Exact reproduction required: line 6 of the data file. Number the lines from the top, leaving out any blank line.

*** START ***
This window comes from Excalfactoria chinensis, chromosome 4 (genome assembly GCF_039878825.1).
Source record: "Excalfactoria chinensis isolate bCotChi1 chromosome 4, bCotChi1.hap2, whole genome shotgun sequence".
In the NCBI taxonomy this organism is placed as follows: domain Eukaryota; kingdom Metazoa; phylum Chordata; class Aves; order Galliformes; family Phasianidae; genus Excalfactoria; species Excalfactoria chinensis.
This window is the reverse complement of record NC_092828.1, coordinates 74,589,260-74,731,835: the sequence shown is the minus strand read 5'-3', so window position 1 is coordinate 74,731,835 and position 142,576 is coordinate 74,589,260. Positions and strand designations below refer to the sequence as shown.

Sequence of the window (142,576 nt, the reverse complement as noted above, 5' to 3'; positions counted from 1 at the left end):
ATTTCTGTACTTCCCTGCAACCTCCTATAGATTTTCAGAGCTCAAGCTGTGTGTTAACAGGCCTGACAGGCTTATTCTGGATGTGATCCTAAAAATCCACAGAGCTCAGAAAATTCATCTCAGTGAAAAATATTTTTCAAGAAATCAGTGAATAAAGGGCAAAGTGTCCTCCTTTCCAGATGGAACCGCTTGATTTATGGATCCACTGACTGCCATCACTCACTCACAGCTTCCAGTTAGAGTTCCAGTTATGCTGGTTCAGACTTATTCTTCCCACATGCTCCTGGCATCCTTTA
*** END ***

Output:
ATTTCTGTACTTCCCTGCAACCTCCTATAGATTTTCAGAGCTCAAGCTGTGTGTTAACAGGCCTGACAGGCTTATTCTGGATGTGATCCTAAAAATCCACAGAGCTCAGAAAATTCATCTCAGTGAAAAATATTTTTCAAGAAATCAGTGAATAAAGGGCAAAGTGTCCTCCTTTCCAGATGGAACCGCTTGATTTATGGATCCACTGACTGCCATCACTCACTCACAGCTTCCAGTTAGAGTTCCAGTTATGCTGGTTCAGACTTATTCTTCCCACATGCTCCTGGCATCCTTTA